White House reports 56% of hires are women, pay gap narrowed

The White House says President Joe Biden has filled about 56% of his senior White House staff positions with women, including about 36% coming from racially and-or ethnically diverse backgrounds

Via AP news wire
Thursday 01 July 2021 20:00
Biden
Biden

President Joe Biden has filled about 56% of his senior White House staff positions with women, including about 36% who come from racially and-or ethnically diverse backgrounds, according the White House.

The Biden administration published the gender and pay analysis of its staff on Thursday as it delivered a required annual report to Congress listing the title and salary of every White House office employee.

The administration said the data shows it is “the most diverse administration in history" and also has only a narrow pay gap between men and women on staff.

The average salary for women in the administration is $93,752, while men average $94,639, representing about a 1% pay gap.

That compares with a 37% gender pay gap in President Donald Trump’s administration during his first year in office, while President Barack Obama s pay gap was 16% at the same point in his presidency, according to an American Enterprise Institute analysis of staff salaries.

“In alignment with the president’s commitment to diversity and pay equity, the White House has taken significant steps to ensure the White House staff reflects the diversity of the country and the highest standards of economic and social justice for all,” the White House said in a statement accompanying its report to Congress.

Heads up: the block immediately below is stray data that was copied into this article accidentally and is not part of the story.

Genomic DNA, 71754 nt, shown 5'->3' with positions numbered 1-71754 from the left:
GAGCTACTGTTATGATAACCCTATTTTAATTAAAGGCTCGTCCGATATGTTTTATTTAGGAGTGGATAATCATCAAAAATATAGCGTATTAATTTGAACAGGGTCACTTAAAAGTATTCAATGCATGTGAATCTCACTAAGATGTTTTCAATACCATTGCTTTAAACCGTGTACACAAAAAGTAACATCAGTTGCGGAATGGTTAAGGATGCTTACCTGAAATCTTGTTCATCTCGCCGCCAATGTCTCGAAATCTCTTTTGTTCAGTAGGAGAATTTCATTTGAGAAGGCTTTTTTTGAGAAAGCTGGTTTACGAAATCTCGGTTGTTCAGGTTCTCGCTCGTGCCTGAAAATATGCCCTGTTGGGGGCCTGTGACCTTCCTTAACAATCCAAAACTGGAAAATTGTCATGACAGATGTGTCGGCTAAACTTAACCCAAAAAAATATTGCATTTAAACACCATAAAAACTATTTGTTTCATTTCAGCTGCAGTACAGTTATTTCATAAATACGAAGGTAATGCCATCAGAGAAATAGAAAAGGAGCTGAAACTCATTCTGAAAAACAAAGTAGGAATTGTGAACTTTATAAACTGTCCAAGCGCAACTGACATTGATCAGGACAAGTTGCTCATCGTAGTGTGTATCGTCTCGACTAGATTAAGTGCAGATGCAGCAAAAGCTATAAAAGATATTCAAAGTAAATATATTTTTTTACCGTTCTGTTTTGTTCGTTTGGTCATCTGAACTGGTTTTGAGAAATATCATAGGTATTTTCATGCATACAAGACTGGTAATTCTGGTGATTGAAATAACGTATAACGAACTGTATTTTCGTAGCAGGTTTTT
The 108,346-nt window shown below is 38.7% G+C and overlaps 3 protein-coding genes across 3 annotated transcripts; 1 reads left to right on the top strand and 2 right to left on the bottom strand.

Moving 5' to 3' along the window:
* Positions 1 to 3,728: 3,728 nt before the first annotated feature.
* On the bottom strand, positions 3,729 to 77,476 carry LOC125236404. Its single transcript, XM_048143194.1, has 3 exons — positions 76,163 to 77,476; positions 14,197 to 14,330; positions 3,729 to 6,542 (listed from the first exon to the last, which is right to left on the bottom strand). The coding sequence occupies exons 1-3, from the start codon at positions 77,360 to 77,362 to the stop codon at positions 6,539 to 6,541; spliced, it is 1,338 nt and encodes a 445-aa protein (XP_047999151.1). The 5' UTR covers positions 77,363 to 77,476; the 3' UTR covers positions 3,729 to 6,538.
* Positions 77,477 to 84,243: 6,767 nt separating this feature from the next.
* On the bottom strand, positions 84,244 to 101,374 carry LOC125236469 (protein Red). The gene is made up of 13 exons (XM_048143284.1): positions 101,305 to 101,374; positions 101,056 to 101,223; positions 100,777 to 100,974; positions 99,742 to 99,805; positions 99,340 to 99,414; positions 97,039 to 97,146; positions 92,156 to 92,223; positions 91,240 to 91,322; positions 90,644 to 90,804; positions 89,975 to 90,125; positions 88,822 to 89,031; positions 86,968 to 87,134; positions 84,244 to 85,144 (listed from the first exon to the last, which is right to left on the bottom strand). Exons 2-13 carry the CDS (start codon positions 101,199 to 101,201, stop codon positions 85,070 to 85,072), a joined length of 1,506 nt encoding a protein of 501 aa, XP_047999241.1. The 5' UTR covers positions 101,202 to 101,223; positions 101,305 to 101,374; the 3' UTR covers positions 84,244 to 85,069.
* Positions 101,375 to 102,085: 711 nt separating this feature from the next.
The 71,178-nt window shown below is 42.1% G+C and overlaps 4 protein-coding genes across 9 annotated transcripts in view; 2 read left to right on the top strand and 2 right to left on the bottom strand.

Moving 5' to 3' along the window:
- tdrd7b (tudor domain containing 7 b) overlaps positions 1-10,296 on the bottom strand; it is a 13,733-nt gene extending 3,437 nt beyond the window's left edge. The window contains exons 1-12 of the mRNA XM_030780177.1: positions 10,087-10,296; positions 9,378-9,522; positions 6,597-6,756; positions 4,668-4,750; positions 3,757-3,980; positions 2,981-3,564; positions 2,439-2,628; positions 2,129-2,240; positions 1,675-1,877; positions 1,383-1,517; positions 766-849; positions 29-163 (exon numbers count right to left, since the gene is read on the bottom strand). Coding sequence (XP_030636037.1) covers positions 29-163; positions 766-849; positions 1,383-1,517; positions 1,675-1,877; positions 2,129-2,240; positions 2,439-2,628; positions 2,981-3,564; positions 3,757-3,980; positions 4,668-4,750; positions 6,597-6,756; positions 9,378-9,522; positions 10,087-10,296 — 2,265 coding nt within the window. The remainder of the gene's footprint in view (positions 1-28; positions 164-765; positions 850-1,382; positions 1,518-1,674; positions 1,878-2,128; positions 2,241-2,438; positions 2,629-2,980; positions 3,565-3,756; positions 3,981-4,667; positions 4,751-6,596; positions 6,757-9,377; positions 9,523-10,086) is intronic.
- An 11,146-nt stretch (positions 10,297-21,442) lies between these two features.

Overall, about 60% of Biden's White House staff is female. Women make up about 50.8% of the American population, according the 2019 U.S. Census, and they make up a 47.0% share within the labor force as reported by the U.S. Bureau of Labor Statistics.

Biden, 78, during the campaign sought to fend off suggestions that an older white man wasn't the right person for the presidency at a moment when the nation is grappling with issues like racial injustice and huge pay gaps between men and women.

He sought to frame himself as a transitional candidate who would bake equity into his personnel and policy decisions as president. He picked Kamala Harris for vice president and has pledged to name the first Black woman to the U.S. Supreme Court if given the opportunity.

Biden last week signed an executive order to advance diversity, equity, inclusion and accessibility and hired the White House's first chief diversity and inclusion director.

The most powerful members of Biden's inner circle — chief of staff Ron Klain, counselor Steve Ricchetti, senior adviser Mike Donilon, senior adviser Anita Dunn and legislative affairs director Louisa Terrell — are all white.

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